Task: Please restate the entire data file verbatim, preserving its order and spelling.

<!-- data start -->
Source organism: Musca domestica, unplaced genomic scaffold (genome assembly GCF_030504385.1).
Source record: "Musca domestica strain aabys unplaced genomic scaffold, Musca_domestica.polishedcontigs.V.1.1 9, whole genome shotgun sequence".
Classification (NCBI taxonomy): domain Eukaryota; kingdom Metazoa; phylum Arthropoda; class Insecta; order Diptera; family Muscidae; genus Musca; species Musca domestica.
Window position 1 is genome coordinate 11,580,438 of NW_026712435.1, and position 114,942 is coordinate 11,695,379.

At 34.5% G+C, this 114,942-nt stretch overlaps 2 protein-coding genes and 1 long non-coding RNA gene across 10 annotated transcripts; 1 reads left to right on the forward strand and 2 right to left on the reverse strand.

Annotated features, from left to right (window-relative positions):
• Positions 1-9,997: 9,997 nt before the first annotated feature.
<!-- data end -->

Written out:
Source organism: Musca domestica, unplaced genomic scaffold (genome assembly GCF_030504385.1).
Source record: "Musca domestica strain aabys unplaced genomic scaffold, Musca_domestica.polishedcontigs.V.1.1 9, whole genome shotgun sequence".
Classification (NCBI taxonomy): domain Eukaryota; kingdom Metazoa; phylum Arthropoda; class Insecta; order Diptera; family Muscidae; genus Musca; species Musca domestica.
Window position 1 is genome coordinate 11,580,438 of NW_026712435.1, and position 114,942 is coordinate 11,695,379.

At 34.5% G+C, this 114,942-nt stretch overlaps 2 protein-coding genes and 1 long non-coding RNA gene across 10 annotated transcripts; 1 reads left to right on the forward strand and 2 right to left on the reverse strand.

Annotated features, from left to right (window-relative positions):
• Positions 1-9,997: 9,997 nt before the first annotated feature.